A Ransomware Attack is Imminent: How to Prepare and Respond

The aftermath of ransomware is often more devastating than the attack itself. On top of a staggering ransom, organizations can experience business disruption, impacted reputation, broken customer trust,  forced layoffs, and untold remediation costs. The fallout of a breach may occur over months and years, demotivating employees, business partners, and investors alike. Company security — like diversity, work-life balance, and culture — must become a priority for organizations, with employees acting as stewards of conscientious business practices. Safeguarding your assets signals to customers your respect for their assets and goes a long way toward strengthening partnerships and driving loyalty. Implementing a bare minimum of cybersecurity won’t ward off a ransomware attack. Likely nothing will. Instead, companies should expect an attack and be prepared to respond. Prioritizing the development of a step-by-step Cybersecurity Incident Response Plan gives organizations defined actions to take during a cybersecurity incident. Fighting forward is far more effective than fighting back.

Expect a Cyberattack

With cybergangs backed by governments that look to undermine and weaken other nations, there’s an unsettling realization that cyber data is the sought-after resource of future wars. In our recent webinar, Ransomware: Defending Against the Dark Arts of Modern Cyberwarfare, CISO/ThreatRecon Practice Lead at Guidacent (and U.S. Navy Veteran) Drew Blandford-Williams sees clear parallels between ransomware and combat. He says, “You have three different levels of a situation. You’re under fire, in an imminent situation where you’re going to be under fire, or you’re in a situation that could position you for something bad to happen. Drew categorizes those situations as red, yellow, or blue, adding, “Reduce the risk of a compromise from ransomware, so the bad guy is looking somewhere else.”

Ransomware is constantly evolving to meet advancements in software and infrastructure, but hackers continue to use a few tried-and-true tactics because some technology hasn’t caught up. Drew explained,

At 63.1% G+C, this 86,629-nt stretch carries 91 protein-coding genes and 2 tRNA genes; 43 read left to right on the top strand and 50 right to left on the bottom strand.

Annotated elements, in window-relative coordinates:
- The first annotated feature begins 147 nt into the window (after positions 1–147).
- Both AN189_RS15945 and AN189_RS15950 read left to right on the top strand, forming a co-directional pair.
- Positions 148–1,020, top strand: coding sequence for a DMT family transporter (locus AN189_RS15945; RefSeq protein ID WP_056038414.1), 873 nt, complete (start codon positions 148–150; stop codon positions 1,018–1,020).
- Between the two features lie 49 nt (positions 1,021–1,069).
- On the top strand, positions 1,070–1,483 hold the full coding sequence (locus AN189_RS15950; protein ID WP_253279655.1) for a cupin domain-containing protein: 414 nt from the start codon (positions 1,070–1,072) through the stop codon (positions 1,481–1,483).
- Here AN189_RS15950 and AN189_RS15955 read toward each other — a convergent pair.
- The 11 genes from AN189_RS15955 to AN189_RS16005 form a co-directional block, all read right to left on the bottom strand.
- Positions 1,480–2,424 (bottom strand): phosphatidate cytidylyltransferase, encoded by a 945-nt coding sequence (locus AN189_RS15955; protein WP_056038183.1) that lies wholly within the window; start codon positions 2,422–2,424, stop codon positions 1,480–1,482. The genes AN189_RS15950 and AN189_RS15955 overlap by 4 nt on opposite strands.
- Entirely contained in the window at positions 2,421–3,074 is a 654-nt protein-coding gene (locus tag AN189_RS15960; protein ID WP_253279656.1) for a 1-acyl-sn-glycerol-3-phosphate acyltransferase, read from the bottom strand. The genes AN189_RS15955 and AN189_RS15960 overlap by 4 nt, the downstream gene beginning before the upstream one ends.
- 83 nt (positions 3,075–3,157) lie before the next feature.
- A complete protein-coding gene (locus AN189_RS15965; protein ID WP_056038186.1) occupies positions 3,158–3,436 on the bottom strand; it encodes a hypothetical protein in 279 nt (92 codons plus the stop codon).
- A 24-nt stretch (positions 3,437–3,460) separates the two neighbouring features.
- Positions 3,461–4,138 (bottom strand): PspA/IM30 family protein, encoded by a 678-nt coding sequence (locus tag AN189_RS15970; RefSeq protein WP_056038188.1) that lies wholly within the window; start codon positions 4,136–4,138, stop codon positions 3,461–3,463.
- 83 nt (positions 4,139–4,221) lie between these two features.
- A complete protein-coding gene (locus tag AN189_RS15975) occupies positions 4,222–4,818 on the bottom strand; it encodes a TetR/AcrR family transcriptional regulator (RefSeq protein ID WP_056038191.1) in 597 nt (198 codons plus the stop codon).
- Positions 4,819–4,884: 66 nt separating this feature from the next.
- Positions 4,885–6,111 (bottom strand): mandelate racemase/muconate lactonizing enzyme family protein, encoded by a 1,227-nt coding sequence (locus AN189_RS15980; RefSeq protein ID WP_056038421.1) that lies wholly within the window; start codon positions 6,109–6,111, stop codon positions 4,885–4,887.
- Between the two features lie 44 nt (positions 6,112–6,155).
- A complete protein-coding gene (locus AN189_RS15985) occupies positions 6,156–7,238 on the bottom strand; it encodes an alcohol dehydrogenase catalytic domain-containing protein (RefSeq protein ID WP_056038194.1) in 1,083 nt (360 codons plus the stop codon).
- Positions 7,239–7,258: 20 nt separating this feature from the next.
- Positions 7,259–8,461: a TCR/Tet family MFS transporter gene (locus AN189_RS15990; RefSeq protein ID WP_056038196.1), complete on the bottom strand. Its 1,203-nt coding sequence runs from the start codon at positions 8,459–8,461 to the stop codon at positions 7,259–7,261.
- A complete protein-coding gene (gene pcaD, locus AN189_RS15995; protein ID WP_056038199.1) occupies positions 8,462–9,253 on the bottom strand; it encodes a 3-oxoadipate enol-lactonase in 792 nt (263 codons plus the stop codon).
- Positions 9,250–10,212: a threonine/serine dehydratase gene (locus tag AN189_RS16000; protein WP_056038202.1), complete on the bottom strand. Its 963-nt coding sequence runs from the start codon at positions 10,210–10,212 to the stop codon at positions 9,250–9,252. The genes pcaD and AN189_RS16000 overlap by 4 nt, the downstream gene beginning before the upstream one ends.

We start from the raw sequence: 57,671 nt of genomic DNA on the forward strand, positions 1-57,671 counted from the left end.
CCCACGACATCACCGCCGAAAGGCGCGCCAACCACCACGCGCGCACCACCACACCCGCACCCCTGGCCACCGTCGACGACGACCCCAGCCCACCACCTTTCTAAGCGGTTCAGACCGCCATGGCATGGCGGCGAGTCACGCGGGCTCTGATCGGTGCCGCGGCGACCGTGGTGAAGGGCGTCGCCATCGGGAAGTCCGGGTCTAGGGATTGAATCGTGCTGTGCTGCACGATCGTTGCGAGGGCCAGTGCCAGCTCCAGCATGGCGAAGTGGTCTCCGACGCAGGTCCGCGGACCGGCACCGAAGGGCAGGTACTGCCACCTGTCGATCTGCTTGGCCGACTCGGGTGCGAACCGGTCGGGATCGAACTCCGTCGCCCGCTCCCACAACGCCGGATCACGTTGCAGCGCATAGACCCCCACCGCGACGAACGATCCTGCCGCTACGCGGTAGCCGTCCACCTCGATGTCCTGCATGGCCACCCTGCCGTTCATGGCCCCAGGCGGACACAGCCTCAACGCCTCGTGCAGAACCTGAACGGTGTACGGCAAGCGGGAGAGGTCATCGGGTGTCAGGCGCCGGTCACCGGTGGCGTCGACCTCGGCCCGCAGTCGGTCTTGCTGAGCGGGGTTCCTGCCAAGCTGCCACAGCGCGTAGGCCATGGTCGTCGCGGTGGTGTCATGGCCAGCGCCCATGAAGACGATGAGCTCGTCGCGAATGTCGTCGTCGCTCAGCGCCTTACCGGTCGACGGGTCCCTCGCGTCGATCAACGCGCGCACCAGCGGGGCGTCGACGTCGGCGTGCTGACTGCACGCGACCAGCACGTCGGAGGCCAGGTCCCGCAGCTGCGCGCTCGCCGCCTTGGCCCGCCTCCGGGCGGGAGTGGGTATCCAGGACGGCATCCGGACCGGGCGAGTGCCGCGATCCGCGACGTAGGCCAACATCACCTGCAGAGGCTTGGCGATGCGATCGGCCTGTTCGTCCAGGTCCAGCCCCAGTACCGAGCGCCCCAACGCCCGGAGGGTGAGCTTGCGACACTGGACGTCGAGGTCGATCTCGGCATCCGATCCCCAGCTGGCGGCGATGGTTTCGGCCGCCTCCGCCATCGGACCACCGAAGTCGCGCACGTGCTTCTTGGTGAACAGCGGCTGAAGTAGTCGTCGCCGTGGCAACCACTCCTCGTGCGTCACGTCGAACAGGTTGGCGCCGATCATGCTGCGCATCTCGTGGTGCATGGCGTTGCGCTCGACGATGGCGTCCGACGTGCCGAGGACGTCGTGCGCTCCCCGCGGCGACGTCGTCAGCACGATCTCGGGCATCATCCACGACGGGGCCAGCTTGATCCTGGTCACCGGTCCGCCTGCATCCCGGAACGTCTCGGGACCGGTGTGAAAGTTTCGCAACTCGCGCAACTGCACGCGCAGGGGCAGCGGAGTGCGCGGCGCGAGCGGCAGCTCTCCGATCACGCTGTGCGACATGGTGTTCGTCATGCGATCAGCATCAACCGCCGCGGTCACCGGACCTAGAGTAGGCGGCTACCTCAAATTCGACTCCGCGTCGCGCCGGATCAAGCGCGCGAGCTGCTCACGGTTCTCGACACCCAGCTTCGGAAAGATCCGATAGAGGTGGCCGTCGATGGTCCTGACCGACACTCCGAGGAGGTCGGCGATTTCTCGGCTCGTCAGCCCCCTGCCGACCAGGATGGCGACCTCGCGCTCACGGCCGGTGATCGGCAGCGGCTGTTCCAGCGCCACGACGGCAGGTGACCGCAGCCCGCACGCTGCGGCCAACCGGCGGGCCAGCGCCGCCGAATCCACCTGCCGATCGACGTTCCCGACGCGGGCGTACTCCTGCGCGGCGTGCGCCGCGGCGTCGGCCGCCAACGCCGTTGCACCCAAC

“We’re still using the same keyboards, mice, and passwords we used when we began using the internet, keeping businesses vulnerable to cyberattacks. If we don’t change how we do things, the way we are exploited isn’t going to change either.”

Email is the Ultimate Weak Point for Ransomware and Cyberattacks

How do most of these elaborate schemes take place? Through email.

Phishing and email attachments are the most common methods hackers use to deploy ransomware, playing to the human drive to communicate, reply, and engage. Common ploys keep things simple and seem reasonable enough — update your account information, change your password, verify your order, and so on. Nobelium used a popular email marketing program to deploy ransomware in the disastrous SolarWinds breach. Hackers gained illegal access to over a hundred U.S. government agencies, including the U.S. Treasury, the Pentagon, and State Department. While the monetary cost to SolarWinds has been estimated in the billions, associated Fortune 500 companies reported damages averaging $12 million. In April of 2021, the Federal Bureau of Investigation (FBI), Cybersecurity and Infrastructure Security Agency (CISA), and National Security Agency (NSA) determined that the Russian Foreign Intelligence Service was behind the ransomware attack. And Chainalysis’ 2022 Crypto Crime Report estimates that 74% of revenue from ransomware in 2021 went to cybercriminals with ties to Russia.

Create a Security Mindset through Learning and Engagement